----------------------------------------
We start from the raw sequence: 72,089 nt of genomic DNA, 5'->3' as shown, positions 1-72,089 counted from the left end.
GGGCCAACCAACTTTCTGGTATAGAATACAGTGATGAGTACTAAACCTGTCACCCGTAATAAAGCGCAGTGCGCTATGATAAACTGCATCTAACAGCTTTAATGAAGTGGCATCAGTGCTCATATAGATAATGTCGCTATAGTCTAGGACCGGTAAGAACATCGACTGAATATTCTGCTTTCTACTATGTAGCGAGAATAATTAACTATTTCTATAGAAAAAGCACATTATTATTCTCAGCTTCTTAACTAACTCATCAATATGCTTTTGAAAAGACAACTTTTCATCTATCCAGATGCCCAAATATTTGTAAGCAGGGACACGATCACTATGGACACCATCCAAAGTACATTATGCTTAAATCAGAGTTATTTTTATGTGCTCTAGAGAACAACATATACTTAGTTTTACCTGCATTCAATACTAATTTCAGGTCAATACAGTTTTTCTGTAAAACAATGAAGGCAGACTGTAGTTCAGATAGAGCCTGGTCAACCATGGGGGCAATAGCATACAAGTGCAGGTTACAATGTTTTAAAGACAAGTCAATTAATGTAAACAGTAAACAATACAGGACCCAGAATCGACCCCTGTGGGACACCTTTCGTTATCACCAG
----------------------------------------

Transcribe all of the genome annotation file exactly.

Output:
We start from the raw sequence: 72,089 nt of genomic DNA, 5'->3' as shown, positions 1-72,089 counted from the left end.
GGGCCAACCAACTTTCTGGTATAGAATACAGTGATGAGTACTAAACCTGTCACCCGTAATAAAGCGCAGTGCGCTATGATAAACTGCATCTAACAGCTTTAATGAAGTGGCATCAGTGCTCATATAGATAATGTCGCTATAGTCTAGGACCGGTAAGAACATCGACTGAATATTCTGCTTTCTACTATGTAGCGAGAATAATTAACTATTTCTATAGAAAAAGCACATTATTATTCTCAGCTTCTTAACTAACTCATCAATATGCTTTTGAAAAGACAACTTTTCATCTATCCAGATGCCCAAATATTTGTAAGCAGGGACACGATCACTATGGACACCATCCAAAGTACATTATGCTTAAATCAGAGTTATTTTTATGTGCTCTAGAGAACAACATATACTTAGTTTTACCTGCATTCAATACTAATTTCAGGTCAATACAGTTTTTCTGTAAAACAATGAAGGCAGACTGTAGTTCAGATAGAGCCTGGTCAACCATGGGGGCAATAGCATACAAGTGCAGGTTACAATGTTTTAAAGACAAGTCAATTAATGTAAACAGTAAACAATACAGGACCCAGAATCGACCCCTGTGGGACACCTTTCGTTATCACCAG